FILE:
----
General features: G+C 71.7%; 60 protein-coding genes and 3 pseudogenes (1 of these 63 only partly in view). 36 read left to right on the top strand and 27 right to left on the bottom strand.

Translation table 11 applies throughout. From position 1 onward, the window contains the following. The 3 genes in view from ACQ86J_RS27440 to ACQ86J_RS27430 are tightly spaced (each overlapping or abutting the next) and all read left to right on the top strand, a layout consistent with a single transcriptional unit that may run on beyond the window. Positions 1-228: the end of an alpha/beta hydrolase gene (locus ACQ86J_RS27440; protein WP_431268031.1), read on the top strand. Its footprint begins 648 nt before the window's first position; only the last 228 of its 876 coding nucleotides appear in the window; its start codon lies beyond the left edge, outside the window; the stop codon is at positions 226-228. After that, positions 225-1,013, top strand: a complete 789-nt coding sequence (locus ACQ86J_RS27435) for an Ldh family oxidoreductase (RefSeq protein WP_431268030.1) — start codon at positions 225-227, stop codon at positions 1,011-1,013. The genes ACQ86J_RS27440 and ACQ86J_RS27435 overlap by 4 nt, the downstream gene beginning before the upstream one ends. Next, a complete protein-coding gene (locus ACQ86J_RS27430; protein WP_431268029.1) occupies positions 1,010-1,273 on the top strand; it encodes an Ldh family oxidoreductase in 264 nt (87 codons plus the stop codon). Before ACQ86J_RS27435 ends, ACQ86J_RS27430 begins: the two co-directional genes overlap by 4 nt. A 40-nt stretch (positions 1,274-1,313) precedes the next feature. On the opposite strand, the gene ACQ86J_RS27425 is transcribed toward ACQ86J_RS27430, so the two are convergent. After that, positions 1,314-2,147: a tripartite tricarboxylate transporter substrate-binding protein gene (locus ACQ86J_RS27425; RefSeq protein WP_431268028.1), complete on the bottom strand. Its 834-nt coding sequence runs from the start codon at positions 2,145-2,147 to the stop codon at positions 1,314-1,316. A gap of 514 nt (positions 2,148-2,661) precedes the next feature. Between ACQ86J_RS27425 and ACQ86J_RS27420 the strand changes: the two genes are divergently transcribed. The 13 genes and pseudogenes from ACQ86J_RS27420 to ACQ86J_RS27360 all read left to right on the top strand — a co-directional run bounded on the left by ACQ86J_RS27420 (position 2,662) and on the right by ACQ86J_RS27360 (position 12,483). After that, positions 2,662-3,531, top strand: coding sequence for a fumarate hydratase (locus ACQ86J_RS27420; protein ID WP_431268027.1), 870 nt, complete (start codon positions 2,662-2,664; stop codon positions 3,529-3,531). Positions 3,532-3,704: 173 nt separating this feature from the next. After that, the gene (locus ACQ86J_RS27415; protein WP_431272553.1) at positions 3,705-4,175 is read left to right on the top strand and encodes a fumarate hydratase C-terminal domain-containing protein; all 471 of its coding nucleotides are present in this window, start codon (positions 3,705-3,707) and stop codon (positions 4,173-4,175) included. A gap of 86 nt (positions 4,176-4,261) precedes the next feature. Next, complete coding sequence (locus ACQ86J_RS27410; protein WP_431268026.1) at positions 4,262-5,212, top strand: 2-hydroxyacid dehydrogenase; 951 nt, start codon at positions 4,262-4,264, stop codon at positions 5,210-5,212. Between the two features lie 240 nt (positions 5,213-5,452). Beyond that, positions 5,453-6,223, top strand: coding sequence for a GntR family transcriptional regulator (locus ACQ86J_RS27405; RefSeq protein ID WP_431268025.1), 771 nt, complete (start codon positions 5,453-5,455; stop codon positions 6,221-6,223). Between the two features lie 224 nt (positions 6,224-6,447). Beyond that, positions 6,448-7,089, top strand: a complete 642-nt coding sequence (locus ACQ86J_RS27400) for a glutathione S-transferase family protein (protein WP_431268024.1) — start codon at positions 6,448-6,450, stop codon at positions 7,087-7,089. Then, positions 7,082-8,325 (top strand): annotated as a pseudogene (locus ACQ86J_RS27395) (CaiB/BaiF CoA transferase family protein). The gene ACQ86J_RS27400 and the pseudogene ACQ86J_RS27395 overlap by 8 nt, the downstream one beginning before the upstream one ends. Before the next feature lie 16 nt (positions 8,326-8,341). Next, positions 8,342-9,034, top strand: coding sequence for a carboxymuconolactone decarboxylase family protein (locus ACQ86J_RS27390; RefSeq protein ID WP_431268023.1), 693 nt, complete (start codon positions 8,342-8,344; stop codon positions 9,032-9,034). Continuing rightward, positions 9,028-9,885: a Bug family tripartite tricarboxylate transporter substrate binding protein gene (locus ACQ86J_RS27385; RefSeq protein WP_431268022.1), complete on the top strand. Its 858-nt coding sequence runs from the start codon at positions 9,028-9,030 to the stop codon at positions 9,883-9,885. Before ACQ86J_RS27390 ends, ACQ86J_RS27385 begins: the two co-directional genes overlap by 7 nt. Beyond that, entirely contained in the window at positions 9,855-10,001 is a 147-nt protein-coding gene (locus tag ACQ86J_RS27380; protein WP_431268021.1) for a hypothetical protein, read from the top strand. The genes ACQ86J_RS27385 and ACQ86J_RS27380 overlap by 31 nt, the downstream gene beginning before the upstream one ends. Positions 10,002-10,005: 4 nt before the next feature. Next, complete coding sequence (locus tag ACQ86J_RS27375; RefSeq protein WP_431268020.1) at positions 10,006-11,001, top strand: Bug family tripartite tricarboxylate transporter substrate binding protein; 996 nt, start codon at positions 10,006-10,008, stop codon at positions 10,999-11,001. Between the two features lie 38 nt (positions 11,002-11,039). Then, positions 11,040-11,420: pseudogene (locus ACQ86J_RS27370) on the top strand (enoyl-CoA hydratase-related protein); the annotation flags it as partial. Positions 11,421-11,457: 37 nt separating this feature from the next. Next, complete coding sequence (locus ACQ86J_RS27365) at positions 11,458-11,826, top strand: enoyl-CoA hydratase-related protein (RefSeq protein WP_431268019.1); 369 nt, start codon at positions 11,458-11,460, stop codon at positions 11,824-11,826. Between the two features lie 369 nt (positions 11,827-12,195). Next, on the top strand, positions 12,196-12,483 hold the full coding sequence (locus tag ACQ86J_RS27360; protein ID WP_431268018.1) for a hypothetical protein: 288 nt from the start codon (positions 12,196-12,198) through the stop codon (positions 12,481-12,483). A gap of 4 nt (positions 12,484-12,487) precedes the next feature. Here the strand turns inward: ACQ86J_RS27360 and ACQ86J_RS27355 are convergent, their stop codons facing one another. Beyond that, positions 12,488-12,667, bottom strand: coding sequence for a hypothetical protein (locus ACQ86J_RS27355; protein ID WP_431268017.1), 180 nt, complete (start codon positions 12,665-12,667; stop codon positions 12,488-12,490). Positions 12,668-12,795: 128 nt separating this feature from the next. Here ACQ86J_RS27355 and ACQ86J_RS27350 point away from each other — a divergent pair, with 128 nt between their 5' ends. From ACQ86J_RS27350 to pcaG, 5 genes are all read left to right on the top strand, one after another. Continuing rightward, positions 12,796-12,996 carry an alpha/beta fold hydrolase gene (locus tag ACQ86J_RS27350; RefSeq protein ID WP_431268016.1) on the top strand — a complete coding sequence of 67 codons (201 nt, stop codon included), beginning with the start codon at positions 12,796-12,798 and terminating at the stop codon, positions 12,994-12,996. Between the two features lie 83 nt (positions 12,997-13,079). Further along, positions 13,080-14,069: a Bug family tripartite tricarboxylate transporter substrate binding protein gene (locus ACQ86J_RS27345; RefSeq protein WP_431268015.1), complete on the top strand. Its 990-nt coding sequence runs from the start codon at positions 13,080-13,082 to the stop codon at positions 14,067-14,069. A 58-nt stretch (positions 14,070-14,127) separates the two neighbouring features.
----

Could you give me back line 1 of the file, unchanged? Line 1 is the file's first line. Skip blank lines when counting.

General features: G+C 71.7%; 60 protein-coding genes and 3 pseudogenes (1 of these 63 only partly in view). 36 read left to right on the top strand and 27 right to left on the bottom strand.